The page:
The personal value of being part of a Tropical Health Education Trust (THET) links programme to develop a palliative care degree programme in Sub Saharan Africa: a descriptive study of the views of volunteer UK health care professionals.

Jack, Barbara, Kirton, Jennifer, Downing, J and Frame, K (2015) The personal value of being part of a Tropical Health Education Trust (THET) links programme to develop a palliative care degree programme in Sub Saharan Africa: a descriptive study of the views of volunteer UK health care professionals. Globalization and Health, 11 (47). pp. 1-6. ISSN 1744-8603 DOI https://doi.org/10.1186/s12992-015-0136-6

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Abstract

Abstract Background: There is a global need to expand palliative care services to reach the increasing number requiring end of life care. In developing countries where the incidences of cancer are rising there is an urgent need to develop the palliative care workforce. This paper reports on a UK Department for international development (DFID) initiative funded through the Tropical Health Education Trust (THET) where palliative care staff, both clinical and academic, volunteered to help to develop, support and deliver a degree in palliative care in sub-Saharan Africa. The objective of the study was to explore the personal impact on the health care professionals of being part of this initiative. Methods: An evaluation approach using a confidential electronic survey containing quantitative and qualitative questions was distributed to all 17 volunteers on the programme, three months after completion of the first cohort. Data were analysed using descriptive statistics and content thematic analysis. Ethical review deemed the study to be service evaluation. Results: 82 % (14) responded and several themes emerged from the data including the positive impact on teaching and educational skills; clinical practice and finally personal development. Using a score of 1–10 (1-no impact, 10 maximum impact) ‘Lifestyle choices - life work balance’ (rating 7.83) had the most impact. Conclusions: This approach to supporting the development of palliative care in Sub-Saharan Africa through skill sharing in supporting the delivery of a degree programme in palliative care was successful in terms of delivery of the degree programme, material development and mentorship of local staff. Additionally, this study shows it provided a range of positive impacts on the volunteer health care professionals from the UK. Professional impacts including increased management skills, and being better prepared to undertake a senior role. However it is the personal impact including lifestyle choices which the volunteers reported as the highest impact. Interestingly, several of the faculty have joined other volunteer programmes to continue to support the international development of palliative care.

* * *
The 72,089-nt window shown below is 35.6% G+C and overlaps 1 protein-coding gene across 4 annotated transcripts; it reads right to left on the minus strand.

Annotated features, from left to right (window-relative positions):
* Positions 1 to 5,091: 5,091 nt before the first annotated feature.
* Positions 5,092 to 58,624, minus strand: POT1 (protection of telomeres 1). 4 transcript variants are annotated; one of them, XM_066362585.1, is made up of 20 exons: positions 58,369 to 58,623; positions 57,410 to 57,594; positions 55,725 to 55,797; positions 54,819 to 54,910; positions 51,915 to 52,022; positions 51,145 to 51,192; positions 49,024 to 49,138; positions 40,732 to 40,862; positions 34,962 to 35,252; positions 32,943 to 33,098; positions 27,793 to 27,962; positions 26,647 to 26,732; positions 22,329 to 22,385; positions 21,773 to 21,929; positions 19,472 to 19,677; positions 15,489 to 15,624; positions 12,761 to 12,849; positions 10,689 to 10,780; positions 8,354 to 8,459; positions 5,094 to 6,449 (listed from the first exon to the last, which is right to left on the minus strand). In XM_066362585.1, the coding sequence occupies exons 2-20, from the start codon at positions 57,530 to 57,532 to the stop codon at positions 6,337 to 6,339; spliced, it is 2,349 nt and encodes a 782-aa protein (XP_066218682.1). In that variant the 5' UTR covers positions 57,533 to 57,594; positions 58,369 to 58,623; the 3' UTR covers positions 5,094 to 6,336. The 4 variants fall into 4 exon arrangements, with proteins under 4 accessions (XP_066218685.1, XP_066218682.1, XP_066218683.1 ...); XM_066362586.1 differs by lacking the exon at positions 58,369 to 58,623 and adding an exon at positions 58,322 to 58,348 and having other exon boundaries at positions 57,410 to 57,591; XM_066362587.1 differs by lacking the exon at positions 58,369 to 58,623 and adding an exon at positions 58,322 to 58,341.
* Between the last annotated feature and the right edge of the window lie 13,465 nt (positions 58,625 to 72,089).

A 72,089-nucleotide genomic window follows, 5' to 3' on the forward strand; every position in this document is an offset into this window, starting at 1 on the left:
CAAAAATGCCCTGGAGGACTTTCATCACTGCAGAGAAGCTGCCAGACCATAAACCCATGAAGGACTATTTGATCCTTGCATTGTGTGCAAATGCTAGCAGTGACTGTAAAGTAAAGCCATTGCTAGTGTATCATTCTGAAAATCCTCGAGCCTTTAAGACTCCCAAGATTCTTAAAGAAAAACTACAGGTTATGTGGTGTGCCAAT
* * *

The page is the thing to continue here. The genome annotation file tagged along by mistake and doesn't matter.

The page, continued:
Item Type: Article
Subjects: R Medicine > R Medicine (General)
Divisions: Nursing and Midwifery
Date Deposited: 09 Feb 2016 10:29
URI: http://repository.edgehill.ac.uk/id/eprint/7011

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